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NICU Cuddling

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This intensive care unit was Noah Luciano's home for more than three months. He was born three month's premature weighing just over a pound.

His mom has another child at home so she couldn't be here all the time.

"You miss him when you're gone and you can't wait for the next day to come so you see him again," says Cristal.

But she took comfort knowing medical students stepped in when she wasn't around.

Jenny Wang and Caitlyn Williams are certified cuddlers. When they're not cramming for exams, they lend their arms to the youngest patients at Montefiore Medical Center in the Bronx.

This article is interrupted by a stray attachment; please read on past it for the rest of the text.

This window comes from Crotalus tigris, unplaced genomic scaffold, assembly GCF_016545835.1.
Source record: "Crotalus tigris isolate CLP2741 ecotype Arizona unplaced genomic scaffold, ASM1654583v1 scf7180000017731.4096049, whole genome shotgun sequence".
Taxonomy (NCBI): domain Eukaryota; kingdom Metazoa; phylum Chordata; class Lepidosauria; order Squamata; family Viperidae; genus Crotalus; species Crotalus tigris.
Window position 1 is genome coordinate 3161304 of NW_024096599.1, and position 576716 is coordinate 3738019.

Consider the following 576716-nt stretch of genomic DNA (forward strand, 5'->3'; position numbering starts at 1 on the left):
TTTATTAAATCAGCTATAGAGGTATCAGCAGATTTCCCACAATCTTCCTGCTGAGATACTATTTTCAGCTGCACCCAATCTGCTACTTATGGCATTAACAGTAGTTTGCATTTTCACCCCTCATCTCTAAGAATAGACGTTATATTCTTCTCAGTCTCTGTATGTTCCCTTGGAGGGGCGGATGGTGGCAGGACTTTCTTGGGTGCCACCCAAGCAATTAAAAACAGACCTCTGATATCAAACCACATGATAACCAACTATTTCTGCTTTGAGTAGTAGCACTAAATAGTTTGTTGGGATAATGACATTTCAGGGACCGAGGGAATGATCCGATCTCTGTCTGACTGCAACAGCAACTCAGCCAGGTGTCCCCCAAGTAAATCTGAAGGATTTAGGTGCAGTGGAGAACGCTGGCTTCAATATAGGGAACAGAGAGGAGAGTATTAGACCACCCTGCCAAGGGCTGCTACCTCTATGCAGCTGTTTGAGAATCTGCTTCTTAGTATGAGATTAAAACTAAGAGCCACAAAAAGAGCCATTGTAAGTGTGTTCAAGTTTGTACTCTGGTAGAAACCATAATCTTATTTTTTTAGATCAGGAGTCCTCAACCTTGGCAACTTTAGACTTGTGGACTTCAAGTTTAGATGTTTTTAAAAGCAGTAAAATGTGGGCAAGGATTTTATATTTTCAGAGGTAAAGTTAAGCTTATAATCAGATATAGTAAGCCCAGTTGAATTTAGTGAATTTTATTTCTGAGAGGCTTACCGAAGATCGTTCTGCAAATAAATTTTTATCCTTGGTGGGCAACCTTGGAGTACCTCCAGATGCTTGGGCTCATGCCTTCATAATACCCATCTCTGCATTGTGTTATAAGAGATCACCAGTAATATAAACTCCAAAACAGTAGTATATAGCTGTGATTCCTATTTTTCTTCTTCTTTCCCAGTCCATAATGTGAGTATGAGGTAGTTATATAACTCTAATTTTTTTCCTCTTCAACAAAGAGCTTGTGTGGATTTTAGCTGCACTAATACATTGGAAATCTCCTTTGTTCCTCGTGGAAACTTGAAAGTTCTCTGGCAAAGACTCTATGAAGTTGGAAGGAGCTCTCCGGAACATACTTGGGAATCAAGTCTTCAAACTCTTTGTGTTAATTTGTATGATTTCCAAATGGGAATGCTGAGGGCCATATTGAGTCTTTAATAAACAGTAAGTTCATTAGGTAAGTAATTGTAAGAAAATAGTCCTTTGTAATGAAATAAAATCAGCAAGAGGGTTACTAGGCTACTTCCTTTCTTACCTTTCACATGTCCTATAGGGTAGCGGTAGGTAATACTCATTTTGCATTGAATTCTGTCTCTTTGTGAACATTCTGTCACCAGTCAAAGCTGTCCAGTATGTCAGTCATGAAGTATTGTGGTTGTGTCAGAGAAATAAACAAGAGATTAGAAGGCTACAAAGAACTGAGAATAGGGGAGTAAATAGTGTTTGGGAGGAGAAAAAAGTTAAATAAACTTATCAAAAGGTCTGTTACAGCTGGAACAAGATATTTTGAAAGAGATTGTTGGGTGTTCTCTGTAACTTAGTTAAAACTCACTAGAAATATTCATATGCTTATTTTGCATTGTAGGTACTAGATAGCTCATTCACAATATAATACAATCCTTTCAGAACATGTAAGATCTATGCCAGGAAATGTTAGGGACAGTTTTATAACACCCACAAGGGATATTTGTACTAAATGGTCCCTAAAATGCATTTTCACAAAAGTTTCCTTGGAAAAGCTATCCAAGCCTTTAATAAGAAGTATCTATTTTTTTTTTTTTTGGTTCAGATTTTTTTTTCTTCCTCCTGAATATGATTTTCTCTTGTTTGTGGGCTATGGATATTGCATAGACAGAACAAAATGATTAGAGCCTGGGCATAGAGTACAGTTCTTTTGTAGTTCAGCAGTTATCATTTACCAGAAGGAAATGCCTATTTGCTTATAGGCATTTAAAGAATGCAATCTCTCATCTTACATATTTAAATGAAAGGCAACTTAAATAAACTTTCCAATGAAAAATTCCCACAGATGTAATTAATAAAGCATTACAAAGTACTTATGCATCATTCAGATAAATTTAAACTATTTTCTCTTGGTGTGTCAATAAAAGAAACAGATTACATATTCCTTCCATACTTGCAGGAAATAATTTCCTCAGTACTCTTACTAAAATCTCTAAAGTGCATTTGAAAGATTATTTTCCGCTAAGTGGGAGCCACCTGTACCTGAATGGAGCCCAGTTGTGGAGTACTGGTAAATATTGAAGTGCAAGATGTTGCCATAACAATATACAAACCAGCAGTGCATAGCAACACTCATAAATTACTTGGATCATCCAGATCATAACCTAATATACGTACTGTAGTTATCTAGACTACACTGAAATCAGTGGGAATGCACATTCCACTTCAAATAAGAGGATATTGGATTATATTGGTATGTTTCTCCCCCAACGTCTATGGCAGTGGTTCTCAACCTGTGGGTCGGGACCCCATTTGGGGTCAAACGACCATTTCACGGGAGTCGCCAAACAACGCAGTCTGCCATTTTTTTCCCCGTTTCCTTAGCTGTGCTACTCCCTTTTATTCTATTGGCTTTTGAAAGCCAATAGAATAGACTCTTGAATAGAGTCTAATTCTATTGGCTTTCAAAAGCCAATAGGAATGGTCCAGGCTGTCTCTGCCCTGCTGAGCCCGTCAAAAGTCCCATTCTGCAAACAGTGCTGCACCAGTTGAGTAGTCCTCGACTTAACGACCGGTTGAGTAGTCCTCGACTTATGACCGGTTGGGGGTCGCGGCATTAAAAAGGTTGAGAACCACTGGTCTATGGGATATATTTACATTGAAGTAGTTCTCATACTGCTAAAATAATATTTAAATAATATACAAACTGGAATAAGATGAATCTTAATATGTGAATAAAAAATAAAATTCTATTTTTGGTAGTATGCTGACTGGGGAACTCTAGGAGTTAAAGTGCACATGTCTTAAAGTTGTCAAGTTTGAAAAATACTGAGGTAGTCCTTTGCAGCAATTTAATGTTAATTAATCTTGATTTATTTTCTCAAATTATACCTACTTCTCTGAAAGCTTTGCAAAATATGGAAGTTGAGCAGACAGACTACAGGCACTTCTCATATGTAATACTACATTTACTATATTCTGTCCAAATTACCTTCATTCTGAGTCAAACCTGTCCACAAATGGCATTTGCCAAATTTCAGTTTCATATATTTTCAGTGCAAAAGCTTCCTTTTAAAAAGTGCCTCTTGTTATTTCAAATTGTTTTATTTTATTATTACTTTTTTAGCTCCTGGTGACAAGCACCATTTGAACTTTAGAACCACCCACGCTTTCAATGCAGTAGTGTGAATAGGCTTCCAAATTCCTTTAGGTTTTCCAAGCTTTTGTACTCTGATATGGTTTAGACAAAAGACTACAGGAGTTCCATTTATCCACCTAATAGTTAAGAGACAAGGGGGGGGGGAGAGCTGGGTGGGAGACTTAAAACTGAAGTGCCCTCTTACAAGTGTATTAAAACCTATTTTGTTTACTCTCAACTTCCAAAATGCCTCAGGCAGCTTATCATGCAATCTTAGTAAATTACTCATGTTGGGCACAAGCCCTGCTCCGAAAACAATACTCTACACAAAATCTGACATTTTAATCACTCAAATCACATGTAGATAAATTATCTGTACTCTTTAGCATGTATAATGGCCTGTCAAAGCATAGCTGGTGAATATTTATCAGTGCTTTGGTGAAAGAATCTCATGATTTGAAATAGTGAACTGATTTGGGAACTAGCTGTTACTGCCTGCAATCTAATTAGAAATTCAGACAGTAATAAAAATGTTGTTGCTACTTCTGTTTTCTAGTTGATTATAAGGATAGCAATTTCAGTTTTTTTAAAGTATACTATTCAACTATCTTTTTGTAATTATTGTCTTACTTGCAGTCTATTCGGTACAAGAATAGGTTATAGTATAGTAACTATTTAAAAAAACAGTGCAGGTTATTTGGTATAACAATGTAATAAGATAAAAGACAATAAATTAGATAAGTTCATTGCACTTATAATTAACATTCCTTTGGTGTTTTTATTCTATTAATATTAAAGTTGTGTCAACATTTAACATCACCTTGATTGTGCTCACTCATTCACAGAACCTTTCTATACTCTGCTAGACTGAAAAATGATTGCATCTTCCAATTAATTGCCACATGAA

"Just the feeling of having the baby look up at me and smile was breathtaking," says Wang.

Williams adds, "Part of what makes you feel so good is being able to do what you can to make them feel better."

Studies show that touching and cuddling can help babies gain weight, stablize heart rates and bring up oxygen levels.

"When babies are held, their vital signs improve and they do seem to be more calm and happy," says Dr. Robert Angert.

Some babies are too sick to be held in volunteers arms, nurses touch the babies while they're inside incubators to make sure they get enough physical contact.

Noah thrived with the care he received in this NICU.

"I thank God for everyone that's here. They-I'm about to cry, I dont want to cry. But they've been really good here," says Cristal.

And now his mom can't wait to cuddle him around the clock at home.

There are many programs like this in many NICU units across the country.@

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